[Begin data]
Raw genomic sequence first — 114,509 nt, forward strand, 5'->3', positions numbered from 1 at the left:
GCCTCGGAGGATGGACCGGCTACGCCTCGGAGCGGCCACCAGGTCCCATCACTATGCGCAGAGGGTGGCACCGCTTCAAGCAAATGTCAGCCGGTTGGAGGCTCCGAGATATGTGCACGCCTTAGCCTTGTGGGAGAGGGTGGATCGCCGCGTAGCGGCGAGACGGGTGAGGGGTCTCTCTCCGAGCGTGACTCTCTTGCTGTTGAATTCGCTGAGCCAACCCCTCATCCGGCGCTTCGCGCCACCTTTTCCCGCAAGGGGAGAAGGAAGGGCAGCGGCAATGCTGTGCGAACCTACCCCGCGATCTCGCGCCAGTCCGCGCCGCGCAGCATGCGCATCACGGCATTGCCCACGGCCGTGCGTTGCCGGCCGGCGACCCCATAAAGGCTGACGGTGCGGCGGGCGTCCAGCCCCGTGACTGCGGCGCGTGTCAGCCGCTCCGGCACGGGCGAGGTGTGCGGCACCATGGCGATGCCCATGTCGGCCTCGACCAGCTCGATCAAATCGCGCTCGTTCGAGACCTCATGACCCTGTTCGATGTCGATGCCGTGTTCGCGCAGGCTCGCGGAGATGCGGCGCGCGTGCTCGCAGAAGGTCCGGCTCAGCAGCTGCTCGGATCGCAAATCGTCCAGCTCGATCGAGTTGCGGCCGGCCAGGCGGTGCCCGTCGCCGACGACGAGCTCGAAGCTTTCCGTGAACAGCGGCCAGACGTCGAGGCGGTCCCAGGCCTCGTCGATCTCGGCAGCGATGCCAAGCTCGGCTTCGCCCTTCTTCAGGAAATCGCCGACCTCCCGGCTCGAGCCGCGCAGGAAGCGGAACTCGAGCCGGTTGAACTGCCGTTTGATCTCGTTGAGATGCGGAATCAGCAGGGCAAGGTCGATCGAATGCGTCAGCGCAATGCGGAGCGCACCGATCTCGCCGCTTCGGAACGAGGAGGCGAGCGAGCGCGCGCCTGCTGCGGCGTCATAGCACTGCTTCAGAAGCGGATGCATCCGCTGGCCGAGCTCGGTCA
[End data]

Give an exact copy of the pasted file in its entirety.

Raw genomic sequence first — 114,509 nt, forward strand, 5'->3', positions numbered from 1 at the left:
GCCTCGGAGGATGGACCGGCTACGCCTCGGAGCGGCCACCAGGTCCCATCACTATGCGCAGAGGGTGGCACCGCTTCAAGCAAATGTCAGCCGGTTGGAGGCTCCGAGATATGTGCACGCCTTAGCCTTGTGGGAGAGGGTGGATCGCCGCGTAGCGGCGAGACGGGTGAGGGGTCTCTCTCCGAGCGTGACTCTCTTGCTGTTGAATTCGCTGAGCCAACCCCTCATCCGGCGCTTCGCGCCACCTTTTCCCGCAAGGGGAGAAGGAAGGGCAGCGGCAATGCTGTGCGAACCTACCCCGCGATCTCGCGCCAGTCCGCGCCGCGCAGCATGCGCATCACGGCATTGCCCACGGCCGTGCGTTGCCGGCCGGCGACCCCATAAAGGCTGACGGTGCGGCGGGCGTCCAGCCCCGTGACTGCGGCGCGTGTCAGCCGCTCCGGCACGGGCGAGGTGTGCGGCACCATGGCGATGCCCATGTCGGCCTCGACCAGCTCGATCAAATCGCGCTCGTTCGAGACCTCATGACCCTGTTCGATGTCGATGCCGTGTTCGCGCAGGCTCGCGGAGATGCGGCGCGCGTGCTCGCAGAAGGTCCGGCTCAGCAGCTGCTCGGATCGCAAATCGTCCAGCTCGATCGAGTTGCGGCCGGCCAGGCGGTGCCCGTCGCCGACGACGAGCTCGAAGCTTTCCGTGAACAGCGGCCAGACGTCGAGGCGGTCCCAGGCCTCGTCGATCTCGGCAGCGATGCCAAGCTCGGCTTCGCCCTTCTTCAGGAAATCGCCGACCTCCCGGCTCGAGCCGCGCAGGAAGCGGAACTCGAGCCGGTTGAACTGCCGTTTGATCTCGTTGAGATGCGGAATCAGCAGGGCAAGGTCGATCGAATGCGTCAGCGCAATGCGGAGCGCACCGATCTCGCCGCTTCGGAACGAGGAGGCGAGCGAGCGCGCGCCTGCTGCGGCGTCATAGCACTGCTTCAGAAGCGGATGCATCCGCTGGCCGAGCTCGGTCA